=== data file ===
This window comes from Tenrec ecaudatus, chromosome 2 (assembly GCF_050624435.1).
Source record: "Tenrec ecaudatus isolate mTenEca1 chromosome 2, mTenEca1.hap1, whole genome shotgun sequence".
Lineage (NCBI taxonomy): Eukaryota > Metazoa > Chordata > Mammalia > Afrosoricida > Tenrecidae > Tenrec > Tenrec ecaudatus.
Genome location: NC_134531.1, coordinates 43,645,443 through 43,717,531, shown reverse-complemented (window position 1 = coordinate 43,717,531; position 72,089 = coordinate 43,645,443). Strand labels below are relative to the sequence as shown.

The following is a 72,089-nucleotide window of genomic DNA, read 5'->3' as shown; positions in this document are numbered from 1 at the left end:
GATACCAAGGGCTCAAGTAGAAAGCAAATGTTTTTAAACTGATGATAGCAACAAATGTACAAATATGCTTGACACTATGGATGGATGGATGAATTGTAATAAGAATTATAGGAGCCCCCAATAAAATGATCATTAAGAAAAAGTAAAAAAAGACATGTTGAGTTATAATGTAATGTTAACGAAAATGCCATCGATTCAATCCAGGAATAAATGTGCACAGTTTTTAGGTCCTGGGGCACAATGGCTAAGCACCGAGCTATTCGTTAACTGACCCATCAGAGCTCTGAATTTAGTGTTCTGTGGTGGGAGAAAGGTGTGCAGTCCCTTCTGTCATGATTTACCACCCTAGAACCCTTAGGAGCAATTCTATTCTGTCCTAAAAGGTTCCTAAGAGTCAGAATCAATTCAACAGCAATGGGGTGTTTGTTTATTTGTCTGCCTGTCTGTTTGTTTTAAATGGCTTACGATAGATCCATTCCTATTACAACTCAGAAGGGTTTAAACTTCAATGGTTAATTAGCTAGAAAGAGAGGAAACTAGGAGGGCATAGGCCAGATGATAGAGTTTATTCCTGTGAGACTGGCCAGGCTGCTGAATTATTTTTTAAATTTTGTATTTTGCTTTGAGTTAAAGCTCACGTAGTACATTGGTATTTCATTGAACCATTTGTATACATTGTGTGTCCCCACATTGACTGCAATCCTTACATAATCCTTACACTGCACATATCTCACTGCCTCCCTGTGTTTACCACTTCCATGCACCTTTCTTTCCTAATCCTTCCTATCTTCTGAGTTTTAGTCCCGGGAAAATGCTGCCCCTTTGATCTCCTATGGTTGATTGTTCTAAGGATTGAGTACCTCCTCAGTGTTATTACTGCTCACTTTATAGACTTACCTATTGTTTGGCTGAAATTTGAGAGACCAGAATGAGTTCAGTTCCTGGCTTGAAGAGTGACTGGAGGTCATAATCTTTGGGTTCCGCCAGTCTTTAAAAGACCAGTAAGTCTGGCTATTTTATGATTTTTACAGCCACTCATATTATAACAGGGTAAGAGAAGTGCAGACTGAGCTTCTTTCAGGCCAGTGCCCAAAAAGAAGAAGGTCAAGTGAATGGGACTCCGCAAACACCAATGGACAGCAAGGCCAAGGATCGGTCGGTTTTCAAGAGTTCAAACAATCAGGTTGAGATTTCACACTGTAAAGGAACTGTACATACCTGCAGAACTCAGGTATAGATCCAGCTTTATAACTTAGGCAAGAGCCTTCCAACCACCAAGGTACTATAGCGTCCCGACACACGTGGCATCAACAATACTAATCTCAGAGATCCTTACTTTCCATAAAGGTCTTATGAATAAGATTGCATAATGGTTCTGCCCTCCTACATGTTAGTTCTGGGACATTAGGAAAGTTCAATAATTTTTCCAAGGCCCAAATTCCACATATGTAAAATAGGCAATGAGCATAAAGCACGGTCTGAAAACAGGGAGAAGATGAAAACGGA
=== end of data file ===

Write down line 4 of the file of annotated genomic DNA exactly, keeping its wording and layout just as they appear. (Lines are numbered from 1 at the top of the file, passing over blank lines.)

Genome location: NC_134531.1, coordinates 43,645,443 through 43,717,531, shown reverse-complemented (window position 1 = coordinate 43,717,531; position 72,089 = coordinate 43,645,443). Strand labels below are relative to the sequence as shown.